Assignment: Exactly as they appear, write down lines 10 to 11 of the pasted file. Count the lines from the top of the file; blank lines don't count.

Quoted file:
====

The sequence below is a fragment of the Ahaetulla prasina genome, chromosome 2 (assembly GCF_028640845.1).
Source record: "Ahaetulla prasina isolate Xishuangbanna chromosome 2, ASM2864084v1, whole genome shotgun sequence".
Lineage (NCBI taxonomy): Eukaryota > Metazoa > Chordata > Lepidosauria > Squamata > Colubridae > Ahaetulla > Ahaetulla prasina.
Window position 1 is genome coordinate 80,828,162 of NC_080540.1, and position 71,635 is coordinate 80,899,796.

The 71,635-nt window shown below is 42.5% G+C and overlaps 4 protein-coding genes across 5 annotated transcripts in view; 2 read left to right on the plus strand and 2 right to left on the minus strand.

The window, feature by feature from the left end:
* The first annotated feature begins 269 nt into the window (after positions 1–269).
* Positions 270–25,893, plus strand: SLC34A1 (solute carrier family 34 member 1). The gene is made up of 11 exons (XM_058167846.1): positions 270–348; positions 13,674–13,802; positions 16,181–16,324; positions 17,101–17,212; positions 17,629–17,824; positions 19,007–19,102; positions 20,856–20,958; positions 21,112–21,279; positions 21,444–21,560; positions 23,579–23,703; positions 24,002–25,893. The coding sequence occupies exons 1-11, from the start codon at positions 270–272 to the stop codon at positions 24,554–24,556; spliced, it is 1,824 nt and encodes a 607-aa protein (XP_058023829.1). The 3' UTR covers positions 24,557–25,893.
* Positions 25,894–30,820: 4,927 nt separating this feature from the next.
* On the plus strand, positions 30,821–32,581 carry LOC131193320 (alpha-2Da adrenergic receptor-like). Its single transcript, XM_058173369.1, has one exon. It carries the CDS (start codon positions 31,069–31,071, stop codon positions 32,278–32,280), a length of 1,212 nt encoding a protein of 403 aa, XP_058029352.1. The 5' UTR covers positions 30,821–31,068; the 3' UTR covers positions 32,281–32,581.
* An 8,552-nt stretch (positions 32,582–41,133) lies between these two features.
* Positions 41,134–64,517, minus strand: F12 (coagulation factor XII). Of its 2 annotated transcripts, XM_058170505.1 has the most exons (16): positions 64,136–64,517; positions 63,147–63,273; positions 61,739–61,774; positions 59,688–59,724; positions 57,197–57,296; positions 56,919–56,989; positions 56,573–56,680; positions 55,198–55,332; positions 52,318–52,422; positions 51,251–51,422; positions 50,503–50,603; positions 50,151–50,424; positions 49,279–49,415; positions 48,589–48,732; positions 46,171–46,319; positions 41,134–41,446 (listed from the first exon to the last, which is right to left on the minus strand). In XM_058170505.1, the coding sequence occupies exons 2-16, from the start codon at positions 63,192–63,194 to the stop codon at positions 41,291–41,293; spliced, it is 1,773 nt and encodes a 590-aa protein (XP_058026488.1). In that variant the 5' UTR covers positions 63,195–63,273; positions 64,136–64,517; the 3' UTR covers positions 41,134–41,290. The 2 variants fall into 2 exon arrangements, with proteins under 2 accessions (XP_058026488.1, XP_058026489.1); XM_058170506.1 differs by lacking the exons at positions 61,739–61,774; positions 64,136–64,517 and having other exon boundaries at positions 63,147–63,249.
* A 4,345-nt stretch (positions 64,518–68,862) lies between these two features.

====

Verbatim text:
* On the plus strand, positions 30,821–32,581 carry LOC131193320 (alpha-2Da adrenergic receptor-like). Its single transcript, XM_058173369.1, has one exon. It carries the CDS (start codon positions 31,069–31,071, stop codon positions 32,278–32,280), a length of 1,212 nt encoding a protein of 403 aa, XP_058029352.1. The 5' UTR covers positions 30,821–31,068; the 3' UTR covers positions 32,281–32,581.
* An 8,552-nt stretch (positions 32,582–41,133) lies between these two features.